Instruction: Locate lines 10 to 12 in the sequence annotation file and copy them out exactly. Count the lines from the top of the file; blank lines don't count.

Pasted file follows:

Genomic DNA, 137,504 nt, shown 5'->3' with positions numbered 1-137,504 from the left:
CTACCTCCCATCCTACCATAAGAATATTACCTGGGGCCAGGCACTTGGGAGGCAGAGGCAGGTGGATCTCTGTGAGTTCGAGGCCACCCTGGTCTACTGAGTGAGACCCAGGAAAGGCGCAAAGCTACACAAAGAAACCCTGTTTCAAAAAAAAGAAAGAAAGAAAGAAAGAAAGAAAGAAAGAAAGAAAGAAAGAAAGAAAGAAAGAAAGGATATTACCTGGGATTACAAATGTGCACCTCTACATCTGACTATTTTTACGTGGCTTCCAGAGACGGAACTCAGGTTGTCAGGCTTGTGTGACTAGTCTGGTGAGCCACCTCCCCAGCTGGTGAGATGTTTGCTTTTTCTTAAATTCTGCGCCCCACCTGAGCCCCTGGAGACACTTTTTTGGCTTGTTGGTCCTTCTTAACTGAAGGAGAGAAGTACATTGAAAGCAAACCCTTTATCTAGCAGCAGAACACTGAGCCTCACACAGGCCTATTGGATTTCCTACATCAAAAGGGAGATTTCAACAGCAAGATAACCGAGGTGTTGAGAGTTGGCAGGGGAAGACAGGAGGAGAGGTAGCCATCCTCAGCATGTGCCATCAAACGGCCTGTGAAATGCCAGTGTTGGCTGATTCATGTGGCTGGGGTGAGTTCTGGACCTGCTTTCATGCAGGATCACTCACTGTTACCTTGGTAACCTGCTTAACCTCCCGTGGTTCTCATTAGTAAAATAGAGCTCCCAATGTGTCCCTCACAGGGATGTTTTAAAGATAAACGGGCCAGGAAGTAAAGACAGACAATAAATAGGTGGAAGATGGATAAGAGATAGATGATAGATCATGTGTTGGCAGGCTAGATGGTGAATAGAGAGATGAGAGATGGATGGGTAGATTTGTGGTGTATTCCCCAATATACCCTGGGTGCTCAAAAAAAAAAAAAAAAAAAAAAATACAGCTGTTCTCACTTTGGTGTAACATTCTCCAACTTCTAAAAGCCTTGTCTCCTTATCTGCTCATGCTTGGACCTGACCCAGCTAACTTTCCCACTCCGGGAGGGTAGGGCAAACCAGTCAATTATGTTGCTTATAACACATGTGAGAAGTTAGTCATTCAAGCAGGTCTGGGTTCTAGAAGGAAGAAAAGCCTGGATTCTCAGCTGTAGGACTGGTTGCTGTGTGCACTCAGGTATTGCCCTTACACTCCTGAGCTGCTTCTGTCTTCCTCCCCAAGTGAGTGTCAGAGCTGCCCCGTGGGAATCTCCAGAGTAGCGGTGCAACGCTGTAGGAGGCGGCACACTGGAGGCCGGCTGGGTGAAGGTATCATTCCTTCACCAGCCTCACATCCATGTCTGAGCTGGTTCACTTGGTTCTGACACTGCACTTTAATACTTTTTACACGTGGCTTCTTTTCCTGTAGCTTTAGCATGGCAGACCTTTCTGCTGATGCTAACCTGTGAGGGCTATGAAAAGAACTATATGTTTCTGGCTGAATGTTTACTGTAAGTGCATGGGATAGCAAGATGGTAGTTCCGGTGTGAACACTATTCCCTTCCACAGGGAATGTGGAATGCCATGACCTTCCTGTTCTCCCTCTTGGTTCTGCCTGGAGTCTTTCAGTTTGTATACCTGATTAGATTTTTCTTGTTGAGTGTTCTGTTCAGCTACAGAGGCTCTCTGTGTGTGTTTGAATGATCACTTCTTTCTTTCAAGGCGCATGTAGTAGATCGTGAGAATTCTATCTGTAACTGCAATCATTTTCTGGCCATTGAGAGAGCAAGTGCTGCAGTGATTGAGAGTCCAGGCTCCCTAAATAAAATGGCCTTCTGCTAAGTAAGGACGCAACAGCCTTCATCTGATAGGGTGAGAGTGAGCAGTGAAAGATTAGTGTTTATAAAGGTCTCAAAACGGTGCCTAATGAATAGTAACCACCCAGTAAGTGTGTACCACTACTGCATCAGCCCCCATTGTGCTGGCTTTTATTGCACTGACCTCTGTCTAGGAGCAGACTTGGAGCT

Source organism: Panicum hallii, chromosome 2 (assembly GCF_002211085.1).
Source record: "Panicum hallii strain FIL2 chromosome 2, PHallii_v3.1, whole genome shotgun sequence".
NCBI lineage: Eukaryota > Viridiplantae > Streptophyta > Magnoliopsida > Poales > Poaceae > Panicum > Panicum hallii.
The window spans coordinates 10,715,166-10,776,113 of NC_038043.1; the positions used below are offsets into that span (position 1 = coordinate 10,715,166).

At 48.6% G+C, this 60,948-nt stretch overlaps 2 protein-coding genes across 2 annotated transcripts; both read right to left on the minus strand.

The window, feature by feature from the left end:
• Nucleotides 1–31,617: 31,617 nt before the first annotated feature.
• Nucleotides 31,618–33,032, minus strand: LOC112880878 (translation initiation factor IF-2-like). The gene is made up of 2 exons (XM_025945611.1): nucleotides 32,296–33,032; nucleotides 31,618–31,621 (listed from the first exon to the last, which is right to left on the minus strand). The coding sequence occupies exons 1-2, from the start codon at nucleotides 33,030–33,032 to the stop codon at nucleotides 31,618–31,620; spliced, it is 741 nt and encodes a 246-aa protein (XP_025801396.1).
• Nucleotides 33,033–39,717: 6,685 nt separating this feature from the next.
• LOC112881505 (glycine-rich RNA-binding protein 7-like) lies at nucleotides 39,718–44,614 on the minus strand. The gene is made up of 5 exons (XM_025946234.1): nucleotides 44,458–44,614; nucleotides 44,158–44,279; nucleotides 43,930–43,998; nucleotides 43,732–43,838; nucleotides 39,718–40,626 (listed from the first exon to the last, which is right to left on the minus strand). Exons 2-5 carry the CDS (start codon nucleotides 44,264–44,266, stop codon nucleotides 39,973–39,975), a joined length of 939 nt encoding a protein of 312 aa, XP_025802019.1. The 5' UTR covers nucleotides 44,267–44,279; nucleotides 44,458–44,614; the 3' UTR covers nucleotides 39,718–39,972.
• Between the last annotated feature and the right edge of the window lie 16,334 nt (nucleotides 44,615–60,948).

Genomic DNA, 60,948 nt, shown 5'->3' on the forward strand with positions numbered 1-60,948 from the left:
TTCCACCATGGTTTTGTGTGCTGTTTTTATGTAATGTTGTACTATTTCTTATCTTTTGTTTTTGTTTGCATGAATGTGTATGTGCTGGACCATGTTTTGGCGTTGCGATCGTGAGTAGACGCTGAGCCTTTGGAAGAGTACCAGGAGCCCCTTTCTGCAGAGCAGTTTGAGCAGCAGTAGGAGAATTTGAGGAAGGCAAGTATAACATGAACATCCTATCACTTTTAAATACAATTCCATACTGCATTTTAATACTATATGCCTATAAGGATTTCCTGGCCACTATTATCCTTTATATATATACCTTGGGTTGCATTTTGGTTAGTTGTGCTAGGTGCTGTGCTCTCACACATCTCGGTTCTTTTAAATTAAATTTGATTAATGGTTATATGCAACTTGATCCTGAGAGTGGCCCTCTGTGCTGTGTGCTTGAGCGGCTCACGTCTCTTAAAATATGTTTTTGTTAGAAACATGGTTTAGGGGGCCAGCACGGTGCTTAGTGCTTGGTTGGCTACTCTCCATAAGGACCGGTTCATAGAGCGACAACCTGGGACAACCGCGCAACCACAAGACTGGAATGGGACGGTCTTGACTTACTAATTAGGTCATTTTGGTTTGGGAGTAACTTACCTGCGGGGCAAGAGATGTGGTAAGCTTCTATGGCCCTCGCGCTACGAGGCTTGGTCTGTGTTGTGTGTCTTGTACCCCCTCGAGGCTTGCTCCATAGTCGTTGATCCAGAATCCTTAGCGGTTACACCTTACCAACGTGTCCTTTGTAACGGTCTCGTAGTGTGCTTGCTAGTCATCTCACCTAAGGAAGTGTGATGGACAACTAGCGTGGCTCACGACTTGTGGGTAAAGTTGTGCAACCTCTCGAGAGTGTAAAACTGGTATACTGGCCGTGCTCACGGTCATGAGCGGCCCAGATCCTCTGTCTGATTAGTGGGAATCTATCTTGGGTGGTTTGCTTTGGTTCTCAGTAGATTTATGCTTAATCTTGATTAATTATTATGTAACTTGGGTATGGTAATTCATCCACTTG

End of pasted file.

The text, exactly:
• Nucleotides 31,618–33,032, minus strand: LOC112880878 (translation initiation factor IF-2-like). The gene is made up of 2 exons (XM_025945611.1): nucleotides 32,296–33,032; nucleotides 31,618–31,621 (listed from the first exon to the last, which is right to left on the minus strand). The coding sequence occupies exons 1-2, from the start codon at nucleotides 33,030–33,032 to the stop codon at nucleotides 31,618–31,620; spliced, it is 741 nt and encodes a 246-aa protein (XP_025801396.1).
• Nucleotides 33,033–39,717: 6,685 nt separating this feature from the next.
• LOC112881505 (glycine-rich RNA-binding protein 7-like) lies at nucleotides 39,718–44,614 on the minus strand. The gene is made up of 5 exons (XM_025946234.1): nucleotides 44,458–44,614; nucleotides 44,158–44,279; nucleotides 43,930–43,998; nucleotides 43,732–43,838; nucleotides 39,718–40,626 (listed from the first exon to the last, which is right to left on the minus strand). Exons 2-5 carry the CDS (start codon nucleotides 44,264–44,266, stop codon nucleotides 39,973–39,975), a joined length of 939 nt encoding a protein of 312 aa, XP_025802019.1. The 5' UTR covers nucleotides 44,267–44,279; nucleotides 44,458–44,614; the 3' UTR covers nucleotides 39,718–39,972.